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Survey Shows Young Europeans Losing Sleep Over Crisis Anxiety

DIE WELT(Germany)


A Europe-wide study produced by the GfK research group for Swiss insurance company Zurich Versicherung has found that worry, stress and anxiety about the future affect young Europeans to such an extent that many of them can’t sleep at night.

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Asleep in school. Photo: Mc Quinn

In September, reports Die Welt, GfK polled a total of 500 young people in eight European countries.

In Germany, 57% of those between the ages of 14 and 29 reported sleep disturbances because of pressure at work or in school.

If young Germans – and young Swiss as well – take their daily stress to bed with them, in Italy, Austria, Russia, and Great Britain, although the economic situation may be a good deal less rosy, young people were not losing untoward amounts of sleep over daily worries.

Only 17% of Italians reported trouble sleeping because of work or school issues. However, 64% of Spaniards and 50% of Portuguese did report sleep trouble, which they linked to the present euro crisis.

Other showed that in general, families and religion were perceived as anchors of security in a world where jobs are not secure and politicians can’t be trusted. Twenty percent of young Germans said that their religion gave them greater feelings of security than the police.

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Influencer Union? The Next Labor Rights Battle May Be For Social Media Creators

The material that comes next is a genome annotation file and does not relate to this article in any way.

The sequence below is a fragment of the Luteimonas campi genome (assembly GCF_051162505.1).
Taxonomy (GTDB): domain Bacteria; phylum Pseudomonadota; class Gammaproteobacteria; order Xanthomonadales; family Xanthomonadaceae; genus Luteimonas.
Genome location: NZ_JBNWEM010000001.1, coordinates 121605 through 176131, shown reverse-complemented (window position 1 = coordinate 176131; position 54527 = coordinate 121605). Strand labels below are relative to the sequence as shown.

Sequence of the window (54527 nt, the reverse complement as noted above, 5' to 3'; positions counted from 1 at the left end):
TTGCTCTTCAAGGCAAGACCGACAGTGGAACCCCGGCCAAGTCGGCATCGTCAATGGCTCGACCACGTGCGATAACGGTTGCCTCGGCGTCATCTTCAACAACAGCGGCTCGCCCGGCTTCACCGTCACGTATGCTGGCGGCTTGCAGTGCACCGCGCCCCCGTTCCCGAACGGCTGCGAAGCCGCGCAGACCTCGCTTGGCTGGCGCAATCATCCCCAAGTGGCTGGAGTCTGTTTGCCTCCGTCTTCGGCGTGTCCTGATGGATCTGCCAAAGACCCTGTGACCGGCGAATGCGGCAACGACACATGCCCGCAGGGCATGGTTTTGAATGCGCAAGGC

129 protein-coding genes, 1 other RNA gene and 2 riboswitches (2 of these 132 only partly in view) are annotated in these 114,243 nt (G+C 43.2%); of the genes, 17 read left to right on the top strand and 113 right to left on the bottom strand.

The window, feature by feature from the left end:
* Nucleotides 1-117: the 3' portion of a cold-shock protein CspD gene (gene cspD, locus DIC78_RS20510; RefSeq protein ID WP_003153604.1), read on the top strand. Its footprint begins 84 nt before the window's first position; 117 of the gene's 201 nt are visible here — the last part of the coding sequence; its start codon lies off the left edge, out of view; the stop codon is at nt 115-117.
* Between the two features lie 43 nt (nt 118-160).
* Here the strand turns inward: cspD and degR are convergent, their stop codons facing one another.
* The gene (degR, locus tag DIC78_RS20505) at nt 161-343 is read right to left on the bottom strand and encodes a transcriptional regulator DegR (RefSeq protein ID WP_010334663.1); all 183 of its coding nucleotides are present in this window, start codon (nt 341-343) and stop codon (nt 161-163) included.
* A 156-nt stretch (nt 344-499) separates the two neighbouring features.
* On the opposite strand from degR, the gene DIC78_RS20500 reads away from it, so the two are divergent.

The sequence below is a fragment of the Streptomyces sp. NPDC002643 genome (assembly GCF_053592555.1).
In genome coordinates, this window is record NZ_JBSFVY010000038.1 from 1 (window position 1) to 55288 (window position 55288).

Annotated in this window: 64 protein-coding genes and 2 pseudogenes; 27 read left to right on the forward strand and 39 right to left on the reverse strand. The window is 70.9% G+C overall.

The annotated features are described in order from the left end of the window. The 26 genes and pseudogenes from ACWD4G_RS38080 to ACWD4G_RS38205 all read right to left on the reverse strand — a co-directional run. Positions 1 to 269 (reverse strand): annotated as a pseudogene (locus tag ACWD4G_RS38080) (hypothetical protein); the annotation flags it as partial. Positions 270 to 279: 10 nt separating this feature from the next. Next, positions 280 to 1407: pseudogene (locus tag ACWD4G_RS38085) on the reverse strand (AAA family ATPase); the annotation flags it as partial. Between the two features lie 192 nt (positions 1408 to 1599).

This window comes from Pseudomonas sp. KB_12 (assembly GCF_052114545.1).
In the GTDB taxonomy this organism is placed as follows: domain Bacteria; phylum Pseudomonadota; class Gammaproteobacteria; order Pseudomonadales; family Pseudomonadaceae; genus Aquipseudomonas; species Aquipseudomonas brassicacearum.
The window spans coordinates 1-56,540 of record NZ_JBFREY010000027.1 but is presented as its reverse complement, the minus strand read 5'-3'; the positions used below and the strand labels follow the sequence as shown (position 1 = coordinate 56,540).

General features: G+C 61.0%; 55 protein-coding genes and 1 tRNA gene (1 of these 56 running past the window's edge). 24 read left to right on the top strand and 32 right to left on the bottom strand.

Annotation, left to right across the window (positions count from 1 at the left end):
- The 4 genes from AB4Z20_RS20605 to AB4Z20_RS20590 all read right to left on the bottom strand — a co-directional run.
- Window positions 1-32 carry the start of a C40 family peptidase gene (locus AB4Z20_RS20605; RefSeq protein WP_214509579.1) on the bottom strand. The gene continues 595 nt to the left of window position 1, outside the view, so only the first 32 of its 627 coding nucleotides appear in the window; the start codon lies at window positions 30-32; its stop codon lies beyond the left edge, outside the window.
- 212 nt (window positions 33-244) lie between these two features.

With the end of the Hollywood writers and actors strikes, the creator economy is the next frontier for organized labor.

​photograph of a smartphone on a selfie stick

Smartphone on a selfie stick

Steve Gale/Unsplash
David Craig and Stuart Cunningham

Hollywood writers and actors recently proved that they could go toe-to-toe with powerful media conglomerates. After going on strike in the summer of 2023, they secured better pay, more transparency from streaming services and safeguards from having their work exploited or replaced by artificial intelligence.

But the future of entertainment extends well beyond Hollywood. Social media creators – otherwise known as influencers, YouTubers, TikTokers, vloggers and live streamers – entertain and inform a vast portion of the planet.

✉️ You can receive our Bon Vivant selection of fresh reads on international culture, food & travel directly in your inbox. Subscribe here.

For the past decade, we’ve mapped the contours and dimensions of the global social media entertainment industry. Unlike their Hollywood counterparts, these creators struggle to be seen as entertainers worthy of basic labor protections.

Keep reading...Show less

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